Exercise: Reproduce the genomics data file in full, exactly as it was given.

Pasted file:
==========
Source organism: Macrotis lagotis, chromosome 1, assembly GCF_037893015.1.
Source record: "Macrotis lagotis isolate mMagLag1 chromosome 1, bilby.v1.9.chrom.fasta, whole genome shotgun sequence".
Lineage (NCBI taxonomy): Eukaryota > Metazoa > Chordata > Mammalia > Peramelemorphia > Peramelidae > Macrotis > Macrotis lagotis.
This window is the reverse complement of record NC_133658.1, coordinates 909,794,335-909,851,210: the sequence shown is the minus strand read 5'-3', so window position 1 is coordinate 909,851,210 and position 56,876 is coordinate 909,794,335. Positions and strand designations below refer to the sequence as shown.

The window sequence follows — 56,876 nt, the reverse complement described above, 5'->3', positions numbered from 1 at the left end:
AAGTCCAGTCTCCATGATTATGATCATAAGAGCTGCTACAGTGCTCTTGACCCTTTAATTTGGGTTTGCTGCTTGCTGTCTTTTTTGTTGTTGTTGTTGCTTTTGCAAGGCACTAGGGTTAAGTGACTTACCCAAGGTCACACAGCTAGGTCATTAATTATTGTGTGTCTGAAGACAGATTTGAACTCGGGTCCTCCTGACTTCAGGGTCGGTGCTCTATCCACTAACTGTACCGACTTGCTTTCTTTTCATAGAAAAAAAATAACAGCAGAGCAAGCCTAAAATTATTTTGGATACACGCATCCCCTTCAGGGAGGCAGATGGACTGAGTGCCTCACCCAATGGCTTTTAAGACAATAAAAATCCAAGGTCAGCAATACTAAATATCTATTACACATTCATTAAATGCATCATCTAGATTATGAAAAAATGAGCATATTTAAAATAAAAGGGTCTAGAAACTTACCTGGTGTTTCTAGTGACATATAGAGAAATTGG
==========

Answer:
Source organism: Macrotis lagotis, chromosome 1, assembly GCF_037893015.1.
Source record: "Macrotis lagotis isolate mMagLag1 chromosome 1, bilby.v1.9.chrom.fasta, whole genome shotgun sequence".
Lineage (NCBI taxonomy): Eukaryota > Metazoa > Chordata > Mammalia > Peramelemorphia > Peramelidae > Macrotis > Macrotis lagotis.
This window is the reverse complement of record NC_133658.1, coordinates 909,794,335-909,851,210: the sequence shown is the minus strand read 5'-3', so window position 1 is coordinate 909,851,210 and position 56,876 is coordinate 909,794,335. Positions and strand designations below refer to the sequence as shown.

The window sequence follows — 56,876 nt, the reverse complement described above, 5'->3', positions numbered from 1 at the left end:
AAGTCCAGTCTCCATGATTATGATCATAAGAGCTGCTACAGTGCTCTTGACCCTTTAATTTGGGTTTGCTGCTTGCTGTCTTTTTTGTTGTTGTTGTTGCTTTTGCAAGGCACTAGGGTTAAGTGACTTACCCAAGGTCACACAGCTAGGTCATTAATTATTGTGTGTCTGAAGACAGATTTGAACTCGGGTCCTCCTGACTTCAGGGTCGGTGCTCTATCCACTAACTGTACCGACTTGCTTTCTTTTCATAGAAAAAAAATAACAGCAGAGCAAGCCTAAAATTATTTTGGATACACGCATCCCCTTCAGGGAGGCAGATGGACTGAGTGCCTCACCCAATGGCTTTTAAGACAATAAAAATCCAAGGTCAGCAATACTAAATATCTATTACACATTCATTAAATGCATCATCTAGATTATGAAAAAATGAGCATATTTAAAATAAAAGGGTCTAGAAACTTACCTGGTGTTTCTAGTGACATATAGAGAAATTGG